Green Infrastructure - there are some traditional, contemporary and evolving synthesized definitions of Green Infrastructure that exist today. However, first; Infrastructure itself may be simply defined as: the delivery of public services; including water, sewage, transportation, utilities, rights of way, parks, etc.
The original definition of Green infrastructure - from the 1990's - pertains more to developments; such as: industrial and commercial parks and larger residential housing projects, etc... wherein Green spaces are preserved, enhanced and/or connected through a series of Hubs, Corridors and Sites, in order to decrease fragmentation for movement of wildlife: mammals, insects, birds, etc... and also to preserve natural hydrologic processes, while designing in systems to help mitigate negative impacts on the environment, and also decrease contaminated storm water runoff - among others.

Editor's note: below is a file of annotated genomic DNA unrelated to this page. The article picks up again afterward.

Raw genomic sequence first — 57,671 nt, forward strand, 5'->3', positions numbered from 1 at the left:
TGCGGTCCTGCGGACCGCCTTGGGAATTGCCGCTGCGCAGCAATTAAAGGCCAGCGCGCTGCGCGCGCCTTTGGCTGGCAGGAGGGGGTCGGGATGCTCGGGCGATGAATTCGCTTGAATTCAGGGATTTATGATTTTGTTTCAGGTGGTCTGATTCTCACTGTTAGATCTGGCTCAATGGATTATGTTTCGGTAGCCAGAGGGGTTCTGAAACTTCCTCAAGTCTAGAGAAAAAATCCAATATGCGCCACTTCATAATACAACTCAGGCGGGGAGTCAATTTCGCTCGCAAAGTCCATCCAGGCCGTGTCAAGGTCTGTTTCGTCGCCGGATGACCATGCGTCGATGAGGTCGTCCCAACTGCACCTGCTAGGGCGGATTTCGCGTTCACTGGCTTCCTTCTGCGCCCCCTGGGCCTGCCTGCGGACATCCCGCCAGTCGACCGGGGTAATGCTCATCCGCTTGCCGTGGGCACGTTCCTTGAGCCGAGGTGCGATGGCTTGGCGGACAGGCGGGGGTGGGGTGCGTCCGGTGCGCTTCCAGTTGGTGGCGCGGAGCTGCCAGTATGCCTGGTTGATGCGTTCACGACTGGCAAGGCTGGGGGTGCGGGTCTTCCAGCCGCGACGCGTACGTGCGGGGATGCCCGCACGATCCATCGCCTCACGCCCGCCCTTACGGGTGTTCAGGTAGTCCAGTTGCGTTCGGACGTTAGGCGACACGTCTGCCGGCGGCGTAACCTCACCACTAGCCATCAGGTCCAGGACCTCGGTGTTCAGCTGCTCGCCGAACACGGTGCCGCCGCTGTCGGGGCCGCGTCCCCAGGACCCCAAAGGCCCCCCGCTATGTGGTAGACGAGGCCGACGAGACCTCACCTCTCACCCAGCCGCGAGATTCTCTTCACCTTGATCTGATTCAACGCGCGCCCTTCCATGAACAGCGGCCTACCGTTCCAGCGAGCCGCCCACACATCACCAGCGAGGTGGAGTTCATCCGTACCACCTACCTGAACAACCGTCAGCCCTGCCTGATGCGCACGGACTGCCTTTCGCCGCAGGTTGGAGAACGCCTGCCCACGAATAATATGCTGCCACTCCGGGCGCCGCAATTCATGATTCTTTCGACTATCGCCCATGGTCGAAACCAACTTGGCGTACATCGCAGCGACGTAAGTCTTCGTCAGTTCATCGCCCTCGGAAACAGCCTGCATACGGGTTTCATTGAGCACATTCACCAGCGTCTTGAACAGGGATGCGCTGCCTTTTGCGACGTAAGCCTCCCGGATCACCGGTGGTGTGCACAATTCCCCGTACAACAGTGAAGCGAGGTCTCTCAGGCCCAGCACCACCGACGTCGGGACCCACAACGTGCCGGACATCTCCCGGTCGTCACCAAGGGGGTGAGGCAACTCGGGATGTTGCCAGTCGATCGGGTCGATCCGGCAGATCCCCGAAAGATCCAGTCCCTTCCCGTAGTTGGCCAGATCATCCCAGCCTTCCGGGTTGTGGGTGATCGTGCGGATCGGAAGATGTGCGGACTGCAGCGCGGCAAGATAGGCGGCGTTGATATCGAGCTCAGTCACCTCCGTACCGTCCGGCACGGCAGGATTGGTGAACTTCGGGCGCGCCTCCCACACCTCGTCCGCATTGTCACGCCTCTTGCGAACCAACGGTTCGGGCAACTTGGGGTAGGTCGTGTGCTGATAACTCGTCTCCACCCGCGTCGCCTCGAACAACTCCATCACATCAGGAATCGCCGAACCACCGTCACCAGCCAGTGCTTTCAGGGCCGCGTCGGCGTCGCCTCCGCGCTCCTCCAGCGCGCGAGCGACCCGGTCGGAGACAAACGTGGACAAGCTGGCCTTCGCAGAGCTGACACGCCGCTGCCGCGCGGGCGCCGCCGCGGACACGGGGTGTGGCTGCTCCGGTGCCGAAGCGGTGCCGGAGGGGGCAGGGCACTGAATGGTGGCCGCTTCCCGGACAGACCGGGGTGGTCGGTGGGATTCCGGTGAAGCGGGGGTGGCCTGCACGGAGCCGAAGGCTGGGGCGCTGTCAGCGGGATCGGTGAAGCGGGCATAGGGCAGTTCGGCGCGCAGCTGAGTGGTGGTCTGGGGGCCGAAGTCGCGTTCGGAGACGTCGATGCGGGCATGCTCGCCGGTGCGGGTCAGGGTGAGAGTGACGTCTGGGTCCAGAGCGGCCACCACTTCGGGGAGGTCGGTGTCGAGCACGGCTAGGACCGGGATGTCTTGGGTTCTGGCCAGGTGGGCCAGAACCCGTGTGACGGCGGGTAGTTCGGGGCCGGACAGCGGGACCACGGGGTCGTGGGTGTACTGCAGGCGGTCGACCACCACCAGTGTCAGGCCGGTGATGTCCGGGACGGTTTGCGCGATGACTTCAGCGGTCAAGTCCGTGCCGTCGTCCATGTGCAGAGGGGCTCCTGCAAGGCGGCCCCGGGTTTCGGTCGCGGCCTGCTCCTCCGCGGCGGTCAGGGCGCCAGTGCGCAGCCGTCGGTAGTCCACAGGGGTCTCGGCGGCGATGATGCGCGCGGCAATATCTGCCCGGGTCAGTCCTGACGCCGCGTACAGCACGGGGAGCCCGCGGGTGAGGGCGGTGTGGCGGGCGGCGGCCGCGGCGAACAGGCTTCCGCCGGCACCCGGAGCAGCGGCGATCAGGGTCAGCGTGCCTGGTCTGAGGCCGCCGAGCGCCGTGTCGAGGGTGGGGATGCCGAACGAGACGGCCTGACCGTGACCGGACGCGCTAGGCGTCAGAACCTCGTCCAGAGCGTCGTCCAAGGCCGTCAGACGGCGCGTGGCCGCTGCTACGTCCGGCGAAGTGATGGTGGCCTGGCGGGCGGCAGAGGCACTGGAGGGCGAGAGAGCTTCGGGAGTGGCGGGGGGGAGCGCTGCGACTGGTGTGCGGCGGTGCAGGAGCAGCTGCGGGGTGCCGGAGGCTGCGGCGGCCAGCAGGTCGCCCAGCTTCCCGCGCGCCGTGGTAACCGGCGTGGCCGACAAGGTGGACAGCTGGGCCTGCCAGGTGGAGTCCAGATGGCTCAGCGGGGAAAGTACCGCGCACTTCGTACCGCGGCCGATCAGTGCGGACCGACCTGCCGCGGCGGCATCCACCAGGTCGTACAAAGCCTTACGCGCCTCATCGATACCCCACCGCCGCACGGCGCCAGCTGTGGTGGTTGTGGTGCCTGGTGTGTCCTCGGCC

Storm Water Runoff - SWR: is rain water that falls and flows over surfaces such as parking lots, streets, roofs, sidewalks, etc... and then "runs off" the surfaces. Snow melt can also be considered runoff. Storm Water from intense rain events is natural. Whereas, Storm Water Runoff over man-made impervious surfaces is not natural. In nature, SWR occurs over granite faced mountain sides, icebergs, rock outcroppings dominated by flat stone surfaces and ice, etc... These natural areas are intended for nature to originate the water-borne sources for brooks, streams, creeks and rivers, etc... and eventually , ponds, wetlands, lakes and oceans. SWR is an environmental problem where the runoff transports pollutants along with it. And in heavy rain events this storm water runoff can cause a combined sewer overflow (CSO) into local waterways.